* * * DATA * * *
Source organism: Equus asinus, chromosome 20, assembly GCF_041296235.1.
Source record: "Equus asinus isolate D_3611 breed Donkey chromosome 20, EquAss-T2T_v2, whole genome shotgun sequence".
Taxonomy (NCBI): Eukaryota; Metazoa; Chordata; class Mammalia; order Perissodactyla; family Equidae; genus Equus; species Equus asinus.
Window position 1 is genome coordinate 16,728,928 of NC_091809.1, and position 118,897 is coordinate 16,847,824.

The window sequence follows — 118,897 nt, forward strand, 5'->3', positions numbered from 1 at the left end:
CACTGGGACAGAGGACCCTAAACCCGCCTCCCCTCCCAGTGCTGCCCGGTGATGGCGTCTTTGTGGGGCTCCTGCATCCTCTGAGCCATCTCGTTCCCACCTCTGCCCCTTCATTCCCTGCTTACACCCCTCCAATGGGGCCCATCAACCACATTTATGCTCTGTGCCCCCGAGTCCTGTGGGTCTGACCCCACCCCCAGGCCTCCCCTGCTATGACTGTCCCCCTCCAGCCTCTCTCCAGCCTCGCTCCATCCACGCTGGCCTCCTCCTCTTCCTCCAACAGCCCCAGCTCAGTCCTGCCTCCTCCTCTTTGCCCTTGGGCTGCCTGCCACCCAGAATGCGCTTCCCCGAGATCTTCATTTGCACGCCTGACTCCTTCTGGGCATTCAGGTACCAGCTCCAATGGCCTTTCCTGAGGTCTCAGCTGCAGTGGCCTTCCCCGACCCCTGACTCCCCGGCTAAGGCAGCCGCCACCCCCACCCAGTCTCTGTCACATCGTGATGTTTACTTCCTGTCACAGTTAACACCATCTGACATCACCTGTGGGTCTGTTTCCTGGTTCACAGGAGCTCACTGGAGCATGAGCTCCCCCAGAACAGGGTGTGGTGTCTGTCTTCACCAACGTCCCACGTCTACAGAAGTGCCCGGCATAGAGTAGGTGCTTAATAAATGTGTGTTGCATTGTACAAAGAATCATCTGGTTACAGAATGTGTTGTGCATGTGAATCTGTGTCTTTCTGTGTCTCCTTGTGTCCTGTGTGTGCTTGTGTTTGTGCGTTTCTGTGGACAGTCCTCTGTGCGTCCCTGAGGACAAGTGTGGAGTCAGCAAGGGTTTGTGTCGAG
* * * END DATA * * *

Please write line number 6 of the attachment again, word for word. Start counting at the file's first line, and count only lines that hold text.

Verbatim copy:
CACTGGGACAGAGGACCCTAAACCCGCCTCCCCTCCCAGTGCTGCCCGGTGATGGCGTCTTTGTGGGGCTCCTGCATCCTCTGAGCCATCTCGTTCCCACCTCTGCCCCTTCATTCCCTGCTTACACCCCTCCAATGGGGCCCATCAACCACATTTATGCTCTGTGCCCCCGAGTCCTGTGGGTCTGACCCCACCCCCAGGCCTCCCCTGCTATGACTGTCCCCCTCCAGCCTCTCTCCAGCCTCGCTCCATCCACGCTGGCCTCCTCCTCTTCCTCCAACAGCCCCAGCTCAGTCCTGCCTCCTCCTCTTTGCCCTTGGGCTGCCTGCCACCCAGAATGCGCTTCCCCGAGATCTTCATTTGCACGCCTGACTCCTTCTGGGCATTCAGGTACCAGCTCCAATGGCCTTTCCTGAGGTCTCAGCTGCAGTGGCCTTCCCCGACCCCTGACTCCCCGGCTAAGGCAGCCGCCACCCCCACCCAGTCTCTGTCACATCGTGATGTTTACTTCCTGTCACAGTTAACACCATCTGACATCACCTGTGGGTCTGTTTCCTGGTTCACAGGAGCTCACTGGAGCATGAGCTCCCCCAGAACAGGGTGTGGTGTCTGTCTTCACCAACGTCCCACGTCTACAGAAGTGCCCGGCATAGAGTAGGTGCTTAATAAATGTGTGTTGCATTGTACAAAGAATCATCTGGTTACAGAATGTGTTGTGCATGTGAATCTGTGTCTTTCTGTGTCTCCTTGTGTCCTGTGTGTGCTTGTGTTTGTGCGTTTCTGTGGACAGTCCTCTGTGCGTCCCTGAGGACAAGTGTGGAGTCAGCAAGGGTTTGTGTCGAG